According to the U.S. DPA, company employees, executives, and other agents engaged in a "years-long campaign of corruption" between 2008 and 2015 to facilitate the payment of bribes to corporate executives and foreign officials in numerous countries in order to gain improper business advantages and secure procurement contracts with private and state-controlled enterprises. The U.S. DPA emphasized a scheme involving Chinese government officials, including all-expenses-paid trips to Maui, Hawaii and Park City, Utah for executives of China's state-controlled airlines and their families, as well as the creation of a sham educational fund that was used to finance lavish social events and golf retreats. The U.S. DPA's ITAR violations stemmed from Airbus's failure to report political contributions, commissions, and fees paid to business partners in relation to the sale or export of defense articles or defense services and the failure of third-party business partners to register under ITAR as required by the regulations.
Under the terms of the U.S. DPA, Airbus will pay U.S. authorities approximately $527 million to resolve the criminal FCPA bribery charges ($294 million) and the ITAR violations ($233 million). The penalty is being assessed in consideration of the $2.3 billion the company will pay to French authorities and the $1.1 billion it will pay to the U.K, resulting in a total global monetary penalty of over $3.9 billion, the largest in anti-corruption enforcement history. In addition to the criminal fines, the U.S. DPA requires the continued implementation of Airbus's revamped compliance and ethics program, corporate compliance reporting, cooperation in ongoing and future investigations and prosecutions of individuals, the forfeiture of Airbus's $55 million interest in a bond related to the ITAR violations, and an additional $5 million penalty assessed by the U.S. State Department relating to the ITAR violations.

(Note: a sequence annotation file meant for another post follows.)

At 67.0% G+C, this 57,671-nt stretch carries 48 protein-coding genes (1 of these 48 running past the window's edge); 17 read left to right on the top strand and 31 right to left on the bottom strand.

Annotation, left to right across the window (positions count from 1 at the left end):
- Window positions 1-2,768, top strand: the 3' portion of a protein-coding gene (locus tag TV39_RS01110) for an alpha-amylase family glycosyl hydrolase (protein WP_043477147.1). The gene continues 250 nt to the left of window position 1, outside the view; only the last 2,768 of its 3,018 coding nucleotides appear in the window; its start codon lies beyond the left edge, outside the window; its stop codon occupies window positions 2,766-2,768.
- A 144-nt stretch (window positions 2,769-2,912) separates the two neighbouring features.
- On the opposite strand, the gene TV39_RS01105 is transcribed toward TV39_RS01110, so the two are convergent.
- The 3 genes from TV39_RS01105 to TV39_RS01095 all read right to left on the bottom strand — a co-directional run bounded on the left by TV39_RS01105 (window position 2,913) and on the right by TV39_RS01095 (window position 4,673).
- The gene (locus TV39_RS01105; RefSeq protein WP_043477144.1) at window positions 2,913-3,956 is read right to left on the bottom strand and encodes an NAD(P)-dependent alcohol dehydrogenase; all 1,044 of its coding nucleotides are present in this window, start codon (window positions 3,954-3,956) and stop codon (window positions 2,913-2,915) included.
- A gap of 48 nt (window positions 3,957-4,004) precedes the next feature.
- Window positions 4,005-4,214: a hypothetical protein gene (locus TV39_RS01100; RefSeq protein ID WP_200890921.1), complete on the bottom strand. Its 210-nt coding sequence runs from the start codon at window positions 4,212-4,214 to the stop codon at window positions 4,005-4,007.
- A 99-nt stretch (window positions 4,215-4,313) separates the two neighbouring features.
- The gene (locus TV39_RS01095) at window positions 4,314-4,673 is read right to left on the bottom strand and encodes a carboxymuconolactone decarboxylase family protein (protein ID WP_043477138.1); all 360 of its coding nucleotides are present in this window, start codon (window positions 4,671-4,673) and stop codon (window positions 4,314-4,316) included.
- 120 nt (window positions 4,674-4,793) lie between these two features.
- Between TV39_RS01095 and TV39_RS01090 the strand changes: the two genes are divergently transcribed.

U.K. Serious Fraud Office DPA
The U.K. SFO's investigation focused on wide-ranging bribery schemes of government officials and private corporate directors and executives in Taiwan, Malaysia, South Korea, Indonesia, Sri Lanka, Ghana, and Mexico, particularly through the use of third-party business partners and intermediaries in violation of the U.K. Bribery Act. According to the U.K. DPA, despite Airbus's then-existing compliance protocols intended to prevent the conduct in question, Airbus employees and executives circumvented the compliance programs by providing false information regarding business partners' relationships to customers to the internal corporate organization responsible for evaluating due diligence, and in some cases the individuals involved in the misconduct were involved in compliance evaluations of the underlying transactions.
In addition to the total $3.9 billion fine ($1.1 billion of which is to be paid to the U.K), the U.K. DPA requires the continued implementation of Airbus's new compliance and ethics program, ongoing cooperation in the SFO's investigation, self-reporting of fraud and other wrongdoing for the duration of the 3-year DPA, and the imposition of the French AFA as a corporate monitor (discussed below).
French National Financial Prosecutor's Office DPA